- Strong evidence suggests that sex and moderate evidence suggests that knee joint laxity are not good predictors of the need for ACL reconstruction after nonoperative treatment.
- Limited evidence indicates that factors like age, height, weight, and preinjury activity level have conflicting or minimal associations with the need for surgical reconstruction.
- One high-quality study suggests that a more spherical shape of the femoral condyle might be associated with eventual ACL reconstruction after nonoperative treatment.
- Nonoperative management of ACL injuries holds promise, with many patients achieving successful recovery and a return to sports.
Introduction: Unravelling the mystery of ACL injuries and treatment
The anterior cruciate ligament (ACL) is a vital component of the knee joint, playing a pivotal role in maintaining stability and supporting movement. A rupture of the ACL is a common injury that can have profound consequences for individuals. It not only affects their personal lives due to extended recovery times but also has broader societal impacts, leading to productivity loss and increased medical costs. Over the years, researchers have extensively explored treatment options, leading to nonoperative management emerging as a viable approach.
Understanding the ACL: The guardian of knee stability
The ACL, a ligament within the knee joint, is responsible for stabilising the joint during activities that involve quick changes in direction, deceleration, and jumping. This ligament acts as a crucial connector between the thigh bone (femur) and the shinbone (tibia), preventing excessive forward movement of the tibia relative to the femur. Its role in maintaining knee stability is paramount, especially in activities that stress the knee joint.
The promise of nonoperative management for ACL injuries
Non-operative ACL success stories:
Research has shown promising outcomes for nonoperative management of ACL injuries. Many patients who choose this route achieve favourable clinical results, including improved function and reduced pain. This underscores the potential of nonoperative treatment as a valid option for ACL injury management.
Return to sport after nonoperative treatment:
The ability to return to sports activities is a significant concern for individuals with ACL injuries. Notably, studies have indicated that nonoperative management can lead to successful returns to sports, even in the long term. A recent randomised controlled trial by Frobell and colleagues demonstrated that patients treated nonoperatively achieved outcomes comparable to those treated with surgical reconstruction over a 5-year period. The absence of increased risk of osteoarthritis or meniscal surgery suggests that nonoperative treatment can facilitate a good level of function.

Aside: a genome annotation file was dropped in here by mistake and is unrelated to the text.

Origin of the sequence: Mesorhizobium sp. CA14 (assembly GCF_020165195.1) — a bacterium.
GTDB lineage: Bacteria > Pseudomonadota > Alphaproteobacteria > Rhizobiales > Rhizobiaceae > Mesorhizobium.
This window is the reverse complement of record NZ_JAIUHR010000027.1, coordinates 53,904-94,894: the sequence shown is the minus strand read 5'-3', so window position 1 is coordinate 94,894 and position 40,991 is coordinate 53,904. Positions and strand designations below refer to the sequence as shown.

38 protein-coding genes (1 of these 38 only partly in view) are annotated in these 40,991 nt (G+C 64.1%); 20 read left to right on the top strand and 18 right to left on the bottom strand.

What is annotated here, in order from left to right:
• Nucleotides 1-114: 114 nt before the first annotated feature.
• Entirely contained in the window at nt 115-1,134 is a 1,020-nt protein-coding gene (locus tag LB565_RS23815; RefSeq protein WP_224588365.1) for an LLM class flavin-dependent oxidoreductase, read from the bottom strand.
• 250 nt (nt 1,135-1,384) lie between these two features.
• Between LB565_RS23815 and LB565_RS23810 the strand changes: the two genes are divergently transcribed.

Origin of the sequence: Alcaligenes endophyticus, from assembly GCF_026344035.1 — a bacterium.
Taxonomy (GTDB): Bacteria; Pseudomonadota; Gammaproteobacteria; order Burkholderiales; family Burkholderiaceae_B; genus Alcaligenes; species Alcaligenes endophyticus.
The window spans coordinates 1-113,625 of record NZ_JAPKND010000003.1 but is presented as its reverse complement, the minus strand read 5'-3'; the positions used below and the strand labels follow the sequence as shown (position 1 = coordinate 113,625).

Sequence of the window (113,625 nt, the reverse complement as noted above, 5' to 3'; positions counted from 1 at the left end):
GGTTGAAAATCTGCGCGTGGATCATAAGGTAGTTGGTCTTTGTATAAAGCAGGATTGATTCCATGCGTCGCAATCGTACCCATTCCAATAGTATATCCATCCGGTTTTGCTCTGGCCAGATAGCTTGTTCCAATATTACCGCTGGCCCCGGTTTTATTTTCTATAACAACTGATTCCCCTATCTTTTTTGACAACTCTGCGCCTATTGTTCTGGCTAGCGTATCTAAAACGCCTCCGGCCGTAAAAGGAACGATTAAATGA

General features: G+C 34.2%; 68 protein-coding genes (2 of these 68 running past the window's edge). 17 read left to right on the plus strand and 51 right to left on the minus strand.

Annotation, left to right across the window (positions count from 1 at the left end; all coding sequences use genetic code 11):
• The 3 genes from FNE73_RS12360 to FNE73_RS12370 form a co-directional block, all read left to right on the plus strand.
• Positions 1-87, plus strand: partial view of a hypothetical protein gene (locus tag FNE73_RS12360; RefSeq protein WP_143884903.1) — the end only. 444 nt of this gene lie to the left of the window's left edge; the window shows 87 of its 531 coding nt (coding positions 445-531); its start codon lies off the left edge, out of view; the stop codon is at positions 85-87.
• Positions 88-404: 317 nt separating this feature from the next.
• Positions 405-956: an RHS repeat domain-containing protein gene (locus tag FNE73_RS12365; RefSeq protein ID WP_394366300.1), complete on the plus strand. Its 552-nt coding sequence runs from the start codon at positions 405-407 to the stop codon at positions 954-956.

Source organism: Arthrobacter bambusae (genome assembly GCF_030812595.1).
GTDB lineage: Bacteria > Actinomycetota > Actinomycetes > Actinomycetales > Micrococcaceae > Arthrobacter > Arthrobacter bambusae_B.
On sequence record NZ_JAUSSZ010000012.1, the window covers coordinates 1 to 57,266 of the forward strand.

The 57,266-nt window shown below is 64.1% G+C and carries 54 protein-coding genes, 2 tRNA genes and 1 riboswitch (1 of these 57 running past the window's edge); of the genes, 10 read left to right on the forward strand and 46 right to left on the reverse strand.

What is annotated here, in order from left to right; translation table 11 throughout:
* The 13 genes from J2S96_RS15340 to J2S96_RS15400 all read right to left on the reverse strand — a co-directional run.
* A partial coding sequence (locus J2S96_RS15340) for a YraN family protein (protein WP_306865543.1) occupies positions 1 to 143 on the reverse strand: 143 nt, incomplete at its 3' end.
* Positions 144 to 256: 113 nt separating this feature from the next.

Factors influencing return to sport:
While many patients recover well with nonoperative treatment, a subset may find their knee function unsatisfactory for certain activities. This dissatisfaction may stem from an inability to reach desired sports activity levels or recurrent episodes of knee instability. Such patients often opt for ACL reconstruction. However, it’s essential to recognize that the success of ACL reconstruction isn’t guaranteed. Ardern et al.’s review highlighted that only 63% of individuals return to sports after ACL reconstruction.
“This implies that surgical intervention of ACL injuries doesn’t always translate to a smooth return to sports.”
Navigating treatment decisions: beyond predictors
Sex and knee joint laxity:
The available evidence suggests that sex isn’t a reliable predictor of the need for ACL reconstruction after nonoperative treatment. Similarly, knee joint laxity, often assessed through tests like the pivot shift and Lachman test, doesn’t consistently indicate the necessity for surgical intervention.
Age, height, and weight:
The relationship between age and ACL reconstruction remains complex, with conflicting findings across studies. Factors like height and weight also lack a consistent influence on the likelihood of requiring surgery.
Physical examination tests:
Various physical examination tests, including those assessing knee joint stability and concurrent injuries, don’t consistently predict the need for surgical reconstruction. Quadriceps strength deficits and hop tests, although important in evaluation, do not significantly forecast the requirement for surgery.